Disorganized attachment is an important early risk factor for socioemotional problems throughout childhood and into adulthood. Prevailing models of the etiology of disorganized attachment emphasize the role of highly dysfunctional parenting, to the exclusion of complex models examining the interplay of child and parental factors. Decades of research have established that extreme child birth weight may have long-term effects on developmental processes. These effects are typically negative, but this is not always the case. Recent studies have also identified the dopamine D4 receptor (DRD4) as a moderator of childrearing effects on the development of disorganized attachment. However, there are inconsistent findings concerning which variant of the polymorphism (seven-repeat long-form allele or non–seven-repeat short-form allele) is most likely to interact with caregiving in predicting disorganized versus organized attachment. In this study, we examined possible two- and three-way interactions and child DRD4 polymorphisms and birth weight and maternal caregiving at age 6 months in longitudinally predicting attachment disorganization at 36 months. Our sample is from the Maternal Adversity, Vulnerability and Neurodevelopment project, a sample of 650 mother–child dyads. Birth weight was cross-referenced with normative data to calculate birth weight percentile. Infant DRD4 was obtained with buccal swabs and categorized according to the presence of the putative allele seven repeat. Macroanalytic and microanalytic measures of maternal behavior were extracted from a videotaped session of 20 min of nonfeeding interaction followed by a 10-min divided attention maternal task at 6 months. Attachment was assessed at 36 months using the Strange Situation procedure, and categorized into disorganized attachment and others. The results indicated that a main effect for DRD4 and a two-way interaction of birth weight and 6-month maternal attention (frequency of maternal looking away behavior) and sensitivity predicted disorganized attachment in robust logistic regression models adjusted for social demographic covariates. Specifically, children in the midrange of birth weight were more likely to develop a disorganized attachment when exposed to less attentive maternal care. However, the association reversed with extreme birth weight (low and high). The DRD4 seven-repeat allele was associated with less disorganized attachment (protective), while non–seven-repeat children were more likely to be classified as disorganized attachment. The implications for understanding inconsistencies in the literature about which DRD4 genotype is the risk direction are also considered. Suggestions for intervention with families with infants at different levels of biological risk and caregiving risk are also discussed.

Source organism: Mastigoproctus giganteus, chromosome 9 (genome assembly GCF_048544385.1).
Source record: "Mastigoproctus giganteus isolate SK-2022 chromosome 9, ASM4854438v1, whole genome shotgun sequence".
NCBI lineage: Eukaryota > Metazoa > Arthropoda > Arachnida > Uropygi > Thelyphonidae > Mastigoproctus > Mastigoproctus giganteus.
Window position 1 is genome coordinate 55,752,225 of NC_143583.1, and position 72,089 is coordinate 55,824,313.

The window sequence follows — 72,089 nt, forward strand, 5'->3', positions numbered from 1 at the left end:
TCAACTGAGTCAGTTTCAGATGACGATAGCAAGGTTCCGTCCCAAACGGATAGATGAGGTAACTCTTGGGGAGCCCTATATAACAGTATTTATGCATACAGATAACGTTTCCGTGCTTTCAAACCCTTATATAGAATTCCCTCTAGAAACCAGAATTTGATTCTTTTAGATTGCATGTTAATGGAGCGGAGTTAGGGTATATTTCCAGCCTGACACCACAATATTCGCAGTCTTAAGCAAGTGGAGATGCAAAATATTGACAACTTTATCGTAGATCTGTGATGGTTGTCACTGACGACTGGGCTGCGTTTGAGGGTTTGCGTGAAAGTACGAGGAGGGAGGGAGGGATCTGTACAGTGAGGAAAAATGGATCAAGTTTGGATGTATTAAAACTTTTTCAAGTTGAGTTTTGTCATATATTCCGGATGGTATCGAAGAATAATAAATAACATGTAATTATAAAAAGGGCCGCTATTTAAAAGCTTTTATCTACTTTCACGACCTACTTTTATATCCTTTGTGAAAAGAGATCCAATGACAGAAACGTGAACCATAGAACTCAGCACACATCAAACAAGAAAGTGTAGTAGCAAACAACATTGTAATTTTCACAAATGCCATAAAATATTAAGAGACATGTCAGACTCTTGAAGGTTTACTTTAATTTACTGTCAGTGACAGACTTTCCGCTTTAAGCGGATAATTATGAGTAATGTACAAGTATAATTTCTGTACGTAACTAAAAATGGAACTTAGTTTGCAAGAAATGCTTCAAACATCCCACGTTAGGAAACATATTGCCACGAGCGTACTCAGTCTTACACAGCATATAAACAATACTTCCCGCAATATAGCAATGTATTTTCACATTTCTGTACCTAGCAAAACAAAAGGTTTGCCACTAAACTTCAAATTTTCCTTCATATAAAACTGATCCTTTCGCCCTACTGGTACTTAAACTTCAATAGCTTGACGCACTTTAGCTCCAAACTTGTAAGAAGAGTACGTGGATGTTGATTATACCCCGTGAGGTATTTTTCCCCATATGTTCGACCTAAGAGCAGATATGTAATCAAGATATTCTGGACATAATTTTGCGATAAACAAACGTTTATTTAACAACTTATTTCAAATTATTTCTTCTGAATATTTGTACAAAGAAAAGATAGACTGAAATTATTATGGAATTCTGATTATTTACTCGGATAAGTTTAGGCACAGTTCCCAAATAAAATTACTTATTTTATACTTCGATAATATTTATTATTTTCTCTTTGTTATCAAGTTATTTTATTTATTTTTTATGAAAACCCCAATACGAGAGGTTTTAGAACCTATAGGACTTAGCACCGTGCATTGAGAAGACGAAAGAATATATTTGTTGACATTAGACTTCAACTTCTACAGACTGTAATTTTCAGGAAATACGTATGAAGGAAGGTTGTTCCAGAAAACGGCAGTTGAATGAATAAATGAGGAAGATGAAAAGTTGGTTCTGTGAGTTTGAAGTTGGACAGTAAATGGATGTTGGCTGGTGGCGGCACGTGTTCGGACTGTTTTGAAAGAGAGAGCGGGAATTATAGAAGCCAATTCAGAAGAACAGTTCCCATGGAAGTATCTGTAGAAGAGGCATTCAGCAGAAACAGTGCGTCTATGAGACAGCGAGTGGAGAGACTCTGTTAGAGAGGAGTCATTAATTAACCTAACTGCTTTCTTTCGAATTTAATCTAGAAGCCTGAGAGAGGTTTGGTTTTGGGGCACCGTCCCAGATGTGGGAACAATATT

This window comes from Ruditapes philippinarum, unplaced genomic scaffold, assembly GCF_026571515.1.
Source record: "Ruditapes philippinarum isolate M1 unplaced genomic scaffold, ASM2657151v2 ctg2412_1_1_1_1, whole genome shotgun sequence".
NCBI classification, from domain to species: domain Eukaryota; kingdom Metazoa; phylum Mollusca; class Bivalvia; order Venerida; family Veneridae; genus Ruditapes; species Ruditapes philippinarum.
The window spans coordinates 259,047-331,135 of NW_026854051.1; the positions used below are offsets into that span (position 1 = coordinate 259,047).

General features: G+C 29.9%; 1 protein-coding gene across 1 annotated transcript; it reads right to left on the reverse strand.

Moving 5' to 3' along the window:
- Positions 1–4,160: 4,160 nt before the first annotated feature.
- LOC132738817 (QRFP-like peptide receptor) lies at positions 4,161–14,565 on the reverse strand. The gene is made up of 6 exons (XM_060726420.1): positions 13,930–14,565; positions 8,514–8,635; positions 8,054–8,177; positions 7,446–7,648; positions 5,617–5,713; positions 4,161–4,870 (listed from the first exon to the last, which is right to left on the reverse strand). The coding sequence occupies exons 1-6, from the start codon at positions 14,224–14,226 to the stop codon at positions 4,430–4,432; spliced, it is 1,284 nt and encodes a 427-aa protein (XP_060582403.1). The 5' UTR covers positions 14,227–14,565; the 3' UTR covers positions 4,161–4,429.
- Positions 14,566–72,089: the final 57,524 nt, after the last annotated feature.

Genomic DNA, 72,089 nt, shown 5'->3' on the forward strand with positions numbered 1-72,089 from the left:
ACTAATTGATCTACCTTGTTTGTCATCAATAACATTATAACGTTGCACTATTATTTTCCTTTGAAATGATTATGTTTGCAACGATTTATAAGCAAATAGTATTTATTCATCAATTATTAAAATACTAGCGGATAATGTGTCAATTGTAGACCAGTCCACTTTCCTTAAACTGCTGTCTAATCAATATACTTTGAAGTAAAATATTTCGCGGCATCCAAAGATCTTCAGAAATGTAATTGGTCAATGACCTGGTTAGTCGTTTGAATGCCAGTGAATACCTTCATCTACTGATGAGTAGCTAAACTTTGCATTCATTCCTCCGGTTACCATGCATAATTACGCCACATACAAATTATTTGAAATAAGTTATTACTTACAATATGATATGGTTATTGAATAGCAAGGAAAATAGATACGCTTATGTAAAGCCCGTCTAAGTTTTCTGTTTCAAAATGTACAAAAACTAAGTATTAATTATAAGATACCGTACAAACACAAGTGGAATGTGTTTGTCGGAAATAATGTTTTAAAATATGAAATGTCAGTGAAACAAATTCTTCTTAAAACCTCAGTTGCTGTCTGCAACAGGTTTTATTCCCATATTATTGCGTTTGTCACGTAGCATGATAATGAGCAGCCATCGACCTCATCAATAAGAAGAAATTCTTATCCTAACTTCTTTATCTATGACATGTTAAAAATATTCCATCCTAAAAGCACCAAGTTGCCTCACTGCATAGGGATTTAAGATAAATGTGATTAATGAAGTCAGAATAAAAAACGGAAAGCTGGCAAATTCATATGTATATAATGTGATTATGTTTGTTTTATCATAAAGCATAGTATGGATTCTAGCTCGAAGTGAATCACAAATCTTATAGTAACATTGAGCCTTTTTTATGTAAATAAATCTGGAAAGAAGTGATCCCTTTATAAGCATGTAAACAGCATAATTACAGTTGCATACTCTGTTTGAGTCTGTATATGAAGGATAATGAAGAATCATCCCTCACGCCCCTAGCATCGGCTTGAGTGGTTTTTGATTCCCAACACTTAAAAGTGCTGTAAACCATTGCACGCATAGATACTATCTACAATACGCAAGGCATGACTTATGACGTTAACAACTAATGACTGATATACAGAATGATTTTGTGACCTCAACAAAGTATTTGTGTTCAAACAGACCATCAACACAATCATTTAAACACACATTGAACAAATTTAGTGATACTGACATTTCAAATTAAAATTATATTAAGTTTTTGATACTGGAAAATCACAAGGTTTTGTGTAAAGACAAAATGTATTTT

To evaluate the efficacy of a Belly Board immobilisation device for rectal cancer patients.